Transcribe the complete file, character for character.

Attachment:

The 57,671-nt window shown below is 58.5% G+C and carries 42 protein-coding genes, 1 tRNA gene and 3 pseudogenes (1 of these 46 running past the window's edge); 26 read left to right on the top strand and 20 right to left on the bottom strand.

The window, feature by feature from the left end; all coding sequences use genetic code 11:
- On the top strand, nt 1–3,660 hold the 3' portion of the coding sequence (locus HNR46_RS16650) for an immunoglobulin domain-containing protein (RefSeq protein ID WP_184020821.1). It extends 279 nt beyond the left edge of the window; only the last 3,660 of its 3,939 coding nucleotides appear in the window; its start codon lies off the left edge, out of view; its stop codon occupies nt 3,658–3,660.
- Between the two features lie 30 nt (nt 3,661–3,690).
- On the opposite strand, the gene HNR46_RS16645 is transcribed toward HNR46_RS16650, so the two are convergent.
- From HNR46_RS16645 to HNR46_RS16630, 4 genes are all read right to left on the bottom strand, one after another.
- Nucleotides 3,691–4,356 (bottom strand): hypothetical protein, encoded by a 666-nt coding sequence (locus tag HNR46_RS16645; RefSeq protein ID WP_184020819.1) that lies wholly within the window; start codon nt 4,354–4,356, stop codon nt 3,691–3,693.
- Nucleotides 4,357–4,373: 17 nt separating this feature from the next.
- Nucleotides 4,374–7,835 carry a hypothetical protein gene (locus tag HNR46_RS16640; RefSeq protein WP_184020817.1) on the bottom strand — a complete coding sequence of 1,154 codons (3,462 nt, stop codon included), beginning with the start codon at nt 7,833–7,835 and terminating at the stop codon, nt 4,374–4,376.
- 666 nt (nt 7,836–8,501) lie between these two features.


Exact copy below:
The 57,671-nt window shown below is 58.5% G+C and carries 42 protein-coding genes, 1 tRNA gene and 3 pseudogenes (1 of these 46 running past the window's edge); 26 read left to right on the top strand and 20 right to left on the bottom strand.

The window, feature by feature from the left end; all coding sequences use genetic code 11:
- On the top strand, nt 1–3,660 hold the 3' portion of the coding sequence (locus HNR46_RS16650) for an immunoglobulin domain-containing protein (RefSeq protein ID WP_184020821.1). It extends 279 nt beyond the left edge of the window; only the last 3,660 of its 3,939 coding nucleotides appear in the window; its start codon lies off the left edge, out of view; its stop codon occupies nt 3,658–3,660.
- Between the two features lie 30 nt (nt 3,661–3,690).
- On the opposite strand, the gene HNR46_RS16645 is transcribed toward HNR46_RS16650, so the two are convergent.
- From HNR46_RS16645 to HNR46_RS16630, 4 genes are all read right to left on the bottom strand, one after another.
- Nucleotides 3,691–4,356 (bottom strand): hypothetical protein, encoded by a 666-nt coding sequence (locus tag HNR46_RS16645; RefSeq protein ID WP_184020819.1) that lies wholly within the window; start codon nt 4,354–4,356, stop codon nt 3,691–3,693.
- Nucleotides 4,357–4,373: 17 nt separating this feature from the next.
- Nucleotides 4,374–7,835 carry a hypothetical protein gene (locus tag HNR46_RS16640; RefSeq protein WP_184020817.1) on the bottom strand — a complete coding sequence of 1,154 codons (3,462 nt, stop codon included), beginning with the start codon at nt 7,833–7,835 and terminating at the stop codon, nt 4,374–4,376.
- 666 nt (nt 7,836–8,501) lie between these two features.